The top-right kanji in the circle certainly looks like the seal-script version (the second from the bottom in this diagram), so I believe we can say for sure that it’s 幸.

As for the second character (below), the left half is certainly 辵, which in many kanji transforms to 辶. The right half seems like 軍, again in seal script: 

Etymology of 軍 from Kanjigen:

By putting 辵 (辶) and 軍 together you get 運. That means the name is most likely 幸運堂印房, which makes sense as a shop name.

For confirmation, here’s a sample of 幸運堂印房 in a seal-script font: 

These seal-script characters came from Font Garage and were then retouched.

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I took this analysis back to the two native speakers who had helped me thus far, and they were amazed at all this deciphering.

Two more Japanese friends then happened upon the Facebook discussion. I hadn't indicated that the mystery had been solved, so they offered their opinions: 幸運堂印房, they said. Definitely.

They made it seem like no big deal. One is nearly 80 years old, and the other is beyond that. Did age somehow help them? Maybe seal script becomes easier to read as we grow older!

"A good name for a shop," one said. "It tells you that you'll be happy if you order 印 at this shop!"

It would indeed tell you that—if you could read it! Seal script is, of course, appropriate for a shop selling seals. But what happens when the majority of the populace (not to mention foreigners) can't read your shop sign, even with a concerted effort and every kind of tool at their disposal?!

By the way, there's a sequel to this story. My proofreader apparently felt that he hadn't achieved enough, so he went one step further. He found the shop on Google Maps and took a screenshot:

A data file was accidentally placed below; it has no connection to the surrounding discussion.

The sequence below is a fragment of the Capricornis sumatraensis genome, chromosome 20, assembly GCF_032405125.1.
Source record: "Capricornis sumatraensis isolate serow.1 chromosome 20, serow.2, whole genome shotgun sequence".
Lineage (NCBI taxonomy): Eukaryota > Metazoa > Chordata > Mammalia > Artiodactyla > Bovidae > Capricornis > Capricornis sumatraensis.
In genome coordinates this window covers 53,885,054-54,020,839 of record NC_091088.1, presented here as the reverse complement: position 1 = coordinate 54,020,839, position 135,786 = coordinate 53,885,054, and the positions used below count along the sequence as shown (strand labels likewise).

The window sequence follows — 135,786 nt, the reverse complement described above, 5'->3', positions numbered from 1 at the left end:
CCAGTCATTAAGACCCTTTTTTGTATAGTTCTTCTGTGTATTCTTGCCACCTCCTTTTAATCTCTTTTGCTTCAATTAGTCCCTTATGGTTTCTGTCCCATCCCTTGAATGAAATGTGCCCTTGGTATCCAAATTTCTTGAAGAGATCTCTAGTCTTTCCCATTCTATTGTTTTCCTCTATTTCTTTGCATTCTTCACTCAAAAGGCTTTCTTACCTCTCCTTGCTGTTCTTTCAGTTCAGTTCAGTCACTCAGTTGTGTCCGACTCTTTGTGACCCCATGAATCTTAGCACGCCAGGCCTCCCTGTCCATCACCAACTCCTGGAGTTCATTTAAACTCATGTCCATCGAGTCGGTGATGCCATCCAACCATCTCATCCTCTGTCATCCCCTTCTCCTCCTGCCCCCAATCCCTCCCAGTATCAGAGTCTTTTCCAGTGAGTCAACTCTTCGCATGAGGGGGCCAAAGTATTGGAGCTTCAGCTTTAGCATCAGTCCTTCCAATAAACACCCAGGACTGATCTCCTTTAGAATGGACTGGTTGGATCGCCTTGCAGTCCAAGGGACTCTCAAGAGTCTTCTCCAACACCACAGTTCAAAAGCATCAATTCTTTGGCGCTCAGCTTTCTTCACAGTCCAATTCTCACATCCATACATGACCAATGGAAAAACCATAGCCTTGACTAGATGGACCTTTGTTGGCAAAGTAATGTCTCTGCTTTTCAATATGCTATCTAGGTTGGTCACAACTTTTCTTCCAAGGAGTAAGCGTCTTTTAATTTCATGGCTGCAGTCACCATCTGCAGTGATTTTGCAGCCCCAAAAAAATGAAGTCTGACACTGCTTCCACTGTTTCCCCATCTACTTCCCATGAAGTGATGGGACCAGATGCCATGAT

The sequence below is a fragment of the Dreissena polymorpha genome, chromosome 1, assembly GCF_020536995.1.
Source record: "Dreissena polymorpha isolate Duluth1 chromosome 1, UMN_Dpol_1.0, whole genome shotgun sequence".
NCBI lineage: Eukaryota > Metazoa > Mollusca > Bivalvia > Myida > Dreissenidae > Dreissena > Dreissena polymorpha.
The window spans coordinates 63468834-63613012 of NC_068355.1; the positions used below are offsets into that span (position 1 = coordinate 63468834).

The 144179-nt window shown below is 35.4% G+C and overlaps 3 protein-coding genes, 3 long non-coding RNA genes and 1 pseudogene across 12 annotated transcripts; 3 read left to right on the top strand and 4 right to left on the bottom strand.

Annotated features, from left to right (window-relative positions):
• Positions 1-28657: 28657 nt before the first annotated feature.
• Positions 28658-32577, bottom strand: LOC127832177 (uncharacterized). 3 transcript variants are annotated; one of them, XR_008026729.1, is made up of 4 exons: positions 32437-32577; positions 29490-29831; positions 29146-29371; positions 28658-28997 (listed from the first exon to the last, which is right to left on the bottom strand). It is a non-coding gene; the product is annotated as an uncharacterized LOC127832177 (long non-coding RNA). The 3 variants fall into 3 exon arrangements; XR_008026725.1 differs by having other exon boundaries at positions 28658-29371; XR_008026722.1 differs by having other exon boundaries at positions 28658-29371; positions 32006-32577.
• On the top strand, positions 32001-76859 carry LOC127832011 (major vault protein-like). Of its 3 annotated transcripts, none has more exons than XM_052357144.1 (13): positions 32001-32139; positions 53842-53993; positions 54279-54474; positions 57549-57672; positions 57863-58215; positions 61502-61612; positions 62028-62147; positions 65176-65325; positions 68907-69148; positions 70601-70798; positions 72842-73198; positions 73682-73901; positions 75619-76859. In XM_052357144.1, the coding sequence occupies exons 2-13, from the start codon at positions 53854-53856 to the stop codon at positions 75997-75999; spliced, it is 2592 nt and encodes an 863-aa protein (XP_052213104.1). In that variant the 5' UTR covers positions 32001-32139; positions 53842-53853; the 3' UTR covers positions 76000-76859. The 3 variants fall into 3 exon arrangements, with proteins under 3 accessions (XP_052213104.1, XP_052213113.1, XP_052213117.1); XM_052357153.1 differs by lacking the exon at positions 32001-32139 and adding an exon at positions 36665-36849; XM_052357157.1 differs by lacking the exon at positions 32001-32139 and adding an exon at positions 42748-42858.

In the process, he confirmed the shop name as 幸運堂印房. Moreover, he found the physical address. Using that, he searched more and found three sites (here's an example) mentioning that a shop named 幸運堂印舗 exists at that address. 

Wait, the last kanji is now 舗 (shop, store)? Oh, no! It was definitely 房 in the photo I took. What happened?

My proofreader muses, "They might have avoided duplication because another shop named 幸運道印房 is in Gifu Prefecture."

Figures! With that, our kanji sleuthing will draw to a close for today!

Here's a preview of essay 1809 on 房, which contains the tricky photo, as well as many others that are much easier to read!

Have a great weekend! Best of luck on whatever kanji trails you decide to follow!

Comments

eve's picture

After writing this entry, I consulted one of the older men who had read the sign so easily (and who had actually used a dictionary in order to do so, unbeknownst to me). I asked why older Japanese people might have more of a knack for reading seal script.

He chalked it up to "richer experiences." That is, during their long careers, older Japanese people have had more opportunities to read old kanji, which are generally used in official seals on business and legal documents. He also thinks that, in their school days, older people learned more about the etymology of kanji than younger people do.